February 21, 2018

GUEST ROOM | Denounce the Sin and the Sinner

Print More

In a recent article published by the Cornell Review, Hyung Ahn writes that we should “hate the sin, not the sinner,” in response to the recent report of Zeta Beta Tau brothers’ “pig roast” sexual contest. However, I propose and strongly encourage that we denounce both. To frame such an incident as carried out by a “few immature boys who happened to be part of the same group” is a simplistic, uninformed and naive way to approach issues as complex as gender power dynamics, toxic masculinity, Greek life and administrative involvement.

The fact of the matter is that these immature boys are not boys: they are men and they are adults. They are responsible for their actions and the actions of the groups with which they associate. They must intervene if their fraternity or fraternity brothers are acting in a socially irresponsible manner. If these fraternity brothers are not actively calling out and stopping these breaches on gender equity as they occur, they are complicit in them. It no longer becomes a few boys who all happened to be pals within an established group. The problem becomes the group. When a number of people in an organization such as a fraternity act upon something in a positive way, they represent the letters of their house. They are seen as a strong brotherhood, all for one. Why is it that when they do something bad they are no longer seen as representatives in the same light? We cannot separate ZBT from its brothers, for it is the brothers that make the house.

The issue is not only what happened at Zeta Beta Tau, but also that we allow ourselves to become desensitized to a culture that exploits women and defines their worth, beauty and attractiveness based on weight and other superficial criteria. We allow students of privilege to demean their peers for the purpose of boosting their sociopolitical clout on an already elitist university campus.

If we continue to perpetrate this “boys will be boys” attitude, we will never solve this problem. This is not solely a ZBT issue, or a fraternity issue: this is a human issue. As humans, the ways in which our assigned genders act in environments such as fraternities and sororities are entirely socially constructed. Men are not wired to demean women. If we want to change the way we as a society function, we need to rewire the way we think. We must teach men from the day they are born that to be a man means being intimately aware of one’s emotions. It means respecting others. It means accepting vulnerability as a strength. It means not falling victim to groupthink where we allow a group to create a point system that boosts men’s egos by ranking the women they screw by the number on their scale.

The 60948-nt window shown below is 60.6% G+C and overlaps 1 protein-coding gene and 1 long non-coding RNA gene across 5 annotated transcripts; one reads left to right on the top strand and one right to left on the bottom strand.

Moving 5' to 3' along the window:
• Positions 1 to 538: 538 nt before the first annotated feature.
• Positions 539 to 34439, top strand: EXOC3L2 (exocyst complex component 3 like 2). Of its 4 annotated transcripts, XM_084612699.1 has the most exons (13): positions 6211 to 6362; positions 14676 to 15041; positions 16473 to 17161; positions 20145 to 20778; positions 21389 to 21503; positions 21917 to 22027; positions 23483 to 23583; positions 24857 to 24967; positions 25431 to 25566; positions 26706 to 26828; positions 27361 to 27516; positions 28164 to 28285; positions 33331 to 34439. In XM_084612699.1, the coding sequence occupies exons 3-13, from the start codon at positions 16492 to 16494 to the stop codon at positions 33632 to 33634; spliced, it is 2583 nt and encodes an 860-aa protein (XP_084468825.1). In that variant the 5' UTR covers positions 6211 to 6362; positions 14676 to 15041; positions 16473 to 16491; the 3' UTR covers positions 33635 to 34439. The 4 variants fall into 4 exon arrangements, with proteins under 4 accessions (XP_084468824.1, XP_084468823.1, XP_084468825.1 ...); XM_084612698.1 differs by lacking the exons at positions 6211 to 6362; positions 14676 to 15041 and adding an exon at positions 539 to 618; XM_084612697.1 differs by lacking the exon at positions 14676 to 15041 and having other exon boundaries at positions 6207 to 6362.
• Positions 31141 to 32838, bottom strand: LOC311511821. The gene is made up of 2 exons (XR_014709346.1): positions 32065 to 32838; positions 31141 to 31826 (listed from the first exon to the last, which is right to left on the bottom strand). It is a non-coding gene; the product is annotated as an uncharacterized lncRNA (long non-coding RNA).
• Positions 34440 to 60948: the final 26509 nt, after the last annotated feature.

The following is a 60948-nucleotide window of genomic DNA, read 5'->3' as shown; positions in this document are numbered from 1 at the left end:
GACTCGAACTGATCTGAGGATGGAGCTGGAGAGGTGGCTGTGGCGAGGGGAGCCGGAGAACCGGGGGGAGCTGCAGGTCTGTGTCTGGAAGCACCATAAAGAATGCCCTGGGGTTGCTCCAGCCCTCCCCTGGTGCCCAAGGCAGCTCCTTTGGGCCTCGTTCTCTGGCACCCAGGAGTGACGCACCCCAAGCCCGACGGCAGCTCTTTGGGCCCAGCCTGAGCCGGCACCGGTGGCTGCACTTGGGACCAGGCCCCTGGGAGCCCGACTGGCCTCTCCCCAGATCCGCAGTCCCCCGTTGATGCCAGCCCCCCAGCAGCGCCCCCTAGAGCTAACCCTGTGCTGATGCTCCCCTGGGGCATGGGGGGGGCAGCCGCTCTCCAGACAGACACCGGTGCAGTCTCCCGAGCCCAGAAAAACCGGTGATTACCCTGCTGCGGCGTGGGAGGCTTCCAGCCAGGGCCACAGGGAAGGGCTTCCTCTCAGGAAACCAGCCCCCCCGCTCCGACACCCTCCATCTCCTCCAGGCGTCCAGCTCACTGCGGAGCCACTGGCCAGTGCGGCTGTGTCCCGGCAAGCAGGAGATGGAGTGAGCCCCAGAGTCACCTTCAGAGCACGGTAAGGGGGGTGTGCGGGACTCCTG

Many believe that ZBT has faced enough punishment. They have formally apologized, are on probation and will receive the cold shoulder from their female counterparts. But is it really enough to slap them on the wrist and for sororities to starve them of their social calendar? What people aren’t talking about is the trauma and pain that the women involved in this atrocity likely feel now that ZBT’s agenda was exposed. ZBT cannot give back to these women the respect they have already denied them. Sororities in the future will forget about this incident, brothers who join the house in the years to come will likely not know that it has happened. All will return to the way it was just weeks ago before the outside knew of the “pig roast” and I am all too sure that it will happen again. When it does, I hope that no one is surprised.

I would rather see my chapter, and every other chapter on this campus, disbanded if it meant that we were finally going to address the elephants in the room that are sexual assault, toxic masculinity and power complexes. The roots of the problem are not Greek houses, but it seems that they do everything that they can to contribute to it.  As someone who is a member of Greek life, I am telling you that our administration has not done enough. As a woman in Greek life, I am telling you that fraternity culture like the one exhibited in ZBT makes women feel unsafe on this campus. As a sexual assault survivor in Greek life, I am telling you that no man who has wrongly touched me can make it better with a disingenuous apology. As a Jew in Greek life, I am telling you that the fact that ZBT is a “traditionally Jewish fraternity that has otherwise done much good” is completely irrelevant. And as a woman with wide hips and curves in Greek life, I am telling you that no man can define my worth by the damn number on my scale. Cornell University, we need to do better.

Jenna Zitomer is a senior in the College of Arts and Sciences. Guest Room runs periodically. Comments can be sent to opinion@cornellsun.com